A discrete slip plane model for simulating heterogeneous plastic deformation in single crystals

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In small-scale mechanical tests, such as micropillar compression tests, plastic deformation is often localized in narrow slip traces. These slip traces result from a few dislocation sources with relatively low nucleation stresses that are present in the material. In order to accurately simulate such small-scale experiments, the stochastics of the underlying dislocation network must be taken into account, which is usually done by performing discrete dislocation dynamics simulations. However, their high computational cost generally restricts these simulations to small and simple geometries and small applied displacements. Furthermore, effects of geometrical changes are usually neglected in the small strain formulation adopted. In this study, a discrete slip plane model for simulating small-scale experiments on single crystals is proposed, which takes the most important characteristics of dislocation plasticity for geometries in the micrometer range into account, i.e.\ the stochastics and physics of dislocation sources. In the model, the properties of all lattice planes are sampled from a probability density function. This results in a heterogeneous flow stress within a single crystal, unlike the uniform properties assumed in conventional crystal plasticity formulations. Moreover, the slip planes can be grouped together in bands via a weakest-link principle. The resulting equations are implemented in a standard crystal plasticity finite element model, using a finite deformation formulation. Within this setting, only the collective dislocation motion on glide planes is modeled, resulting in a significantly lower computational cost compared to frameworks in which the dynamics of individual dislocations are considered. This allows for simulating multiple realizations in 3D, up to large deformations. A small case study on micropillar compression tests is presented to illustrate the capabilities of the model.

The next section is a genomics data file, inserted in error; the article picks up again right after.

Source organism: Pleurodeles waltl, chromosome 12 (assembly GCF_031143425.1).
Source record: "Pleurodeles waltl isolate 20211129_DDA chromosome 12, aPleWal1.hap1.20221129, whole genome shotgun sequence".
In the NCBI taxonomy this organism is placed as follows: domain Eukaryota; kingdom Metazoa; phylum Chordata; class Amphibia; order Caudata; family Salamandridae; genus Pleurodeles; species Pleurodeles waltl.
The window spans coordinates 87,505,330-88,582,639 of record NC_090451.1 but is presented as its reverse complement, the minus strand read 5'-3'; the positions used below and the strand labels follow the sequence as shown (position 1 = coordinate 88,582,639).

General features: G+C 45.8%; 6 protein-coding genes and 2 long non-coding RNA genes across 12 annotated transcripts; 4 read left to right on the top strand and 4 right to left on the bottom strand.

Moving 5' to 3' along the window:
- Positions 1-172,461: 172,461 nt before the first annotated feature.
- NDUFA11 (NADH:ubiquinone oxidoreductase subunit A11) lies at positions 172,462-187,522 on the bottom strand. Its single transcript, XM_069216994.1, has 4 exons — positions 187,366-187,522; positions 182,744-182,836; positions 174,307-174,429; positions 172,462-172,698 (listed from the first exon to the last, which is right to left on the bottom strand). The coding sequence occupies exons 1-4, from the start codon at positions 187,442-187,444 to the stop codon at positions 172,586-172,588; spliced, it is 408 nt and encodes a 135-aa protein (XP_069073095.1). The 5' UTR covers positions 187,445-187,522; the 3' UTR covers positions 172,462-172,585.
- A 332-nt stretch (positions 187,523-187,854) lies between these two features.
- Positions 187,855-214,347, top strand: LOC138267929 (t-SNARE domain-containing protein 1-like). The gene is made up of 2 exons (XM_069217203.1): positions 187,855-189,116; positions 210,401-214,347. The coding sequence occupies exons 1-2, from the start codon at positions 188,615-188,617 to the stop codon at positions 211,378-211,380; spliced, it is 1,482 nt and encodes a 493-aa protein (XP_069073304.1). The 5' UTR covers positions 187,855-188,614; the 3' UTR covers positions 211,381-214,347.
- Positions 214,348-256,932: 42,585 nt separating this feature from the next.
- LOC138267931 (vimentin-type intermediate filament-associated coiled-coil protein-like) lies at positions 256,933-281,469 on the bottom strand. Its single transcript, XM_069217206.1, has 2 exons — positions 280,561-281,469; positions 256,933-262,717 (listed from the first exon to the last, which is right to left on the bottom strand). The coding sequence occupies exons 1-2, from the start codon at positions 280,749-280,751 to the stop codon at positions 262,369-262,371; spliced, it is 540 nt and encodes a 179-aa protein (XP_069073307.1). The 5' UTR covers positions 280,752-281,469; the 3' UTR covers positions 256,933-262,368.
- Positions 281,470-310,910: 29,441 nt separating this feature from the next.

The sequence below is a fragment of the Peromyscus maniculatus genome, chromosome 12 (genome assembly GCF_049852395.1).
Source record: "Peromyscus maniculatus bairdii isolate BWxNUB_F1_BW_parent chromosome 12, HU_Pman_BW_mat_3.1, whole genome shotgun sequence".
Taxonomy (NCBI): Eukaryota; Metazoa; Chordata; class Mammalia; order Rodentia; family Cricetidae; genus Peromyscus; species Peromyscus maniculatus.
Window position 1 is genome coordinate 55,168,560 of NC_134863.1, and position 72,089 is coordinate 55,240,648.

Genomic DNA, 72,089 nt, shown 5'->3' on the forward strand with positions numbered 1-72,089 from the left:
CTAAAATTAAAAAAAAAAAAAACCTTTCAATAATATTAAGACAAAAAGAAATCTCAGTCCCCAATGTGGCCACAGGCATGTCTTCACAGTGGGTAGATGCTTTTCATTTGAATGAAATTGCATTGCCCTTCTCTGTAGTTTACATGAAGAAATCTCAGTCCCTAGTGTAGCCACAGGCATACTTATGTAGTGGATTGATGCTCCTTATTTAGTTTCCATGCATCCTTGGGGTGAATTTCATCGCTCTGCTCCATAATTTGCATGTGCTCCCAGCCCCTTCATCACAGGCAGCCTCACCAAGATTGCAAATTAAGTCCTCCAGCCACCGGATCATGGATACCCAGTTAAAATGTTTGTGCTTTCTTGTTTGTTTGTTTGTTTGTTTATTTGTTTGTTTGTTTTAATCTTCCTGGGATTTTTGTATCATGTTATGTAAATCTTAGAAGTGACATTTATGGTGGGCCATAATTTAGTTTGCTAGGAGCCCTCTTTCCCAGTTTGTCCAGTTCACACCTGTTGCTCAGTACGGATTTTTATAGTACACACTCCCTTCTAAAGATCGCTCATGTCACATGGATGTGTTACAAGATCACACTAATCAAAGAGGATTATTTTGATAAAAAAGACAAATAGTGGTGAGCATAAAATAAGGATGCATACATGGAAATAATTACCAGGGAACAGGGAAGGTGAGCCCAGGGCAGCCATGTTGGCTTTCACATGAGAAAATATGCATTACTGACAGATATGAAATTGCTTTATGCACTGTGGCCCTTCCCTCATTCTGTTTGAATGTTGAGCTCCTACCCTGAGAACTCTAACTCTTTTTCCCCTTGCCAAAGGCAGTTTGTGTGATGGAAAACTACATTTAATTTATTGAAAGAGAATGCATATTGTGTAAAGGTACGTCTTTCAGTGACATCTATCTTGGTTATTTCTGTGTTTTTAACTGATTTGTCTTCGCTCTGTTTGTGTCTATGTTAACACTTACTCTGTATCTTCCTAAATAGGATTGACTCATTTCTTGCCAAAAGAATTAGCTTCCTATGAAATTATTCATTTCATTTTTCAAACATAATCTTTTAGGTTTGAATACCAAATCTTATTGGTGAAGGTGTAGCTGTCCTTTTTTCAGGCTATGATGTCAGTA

Originele taal-2Engels
Aantal pagina's12
TijdschriftInternational Journal of Solids and Structures
StatusGepubliceerd - 1 okt. 2021


This research was carried out under project number S17012a in the framework of the Partnership Program of the Materials innovation institute M2i (www.m2i.nl) and the Netherlands Organization for Scientific Research (www.nwo.nl) (NWO project number 16348).

Nederlandse Organisatie voor Wetenschappelijk Onderzoek16348
Materials Innovation Institute


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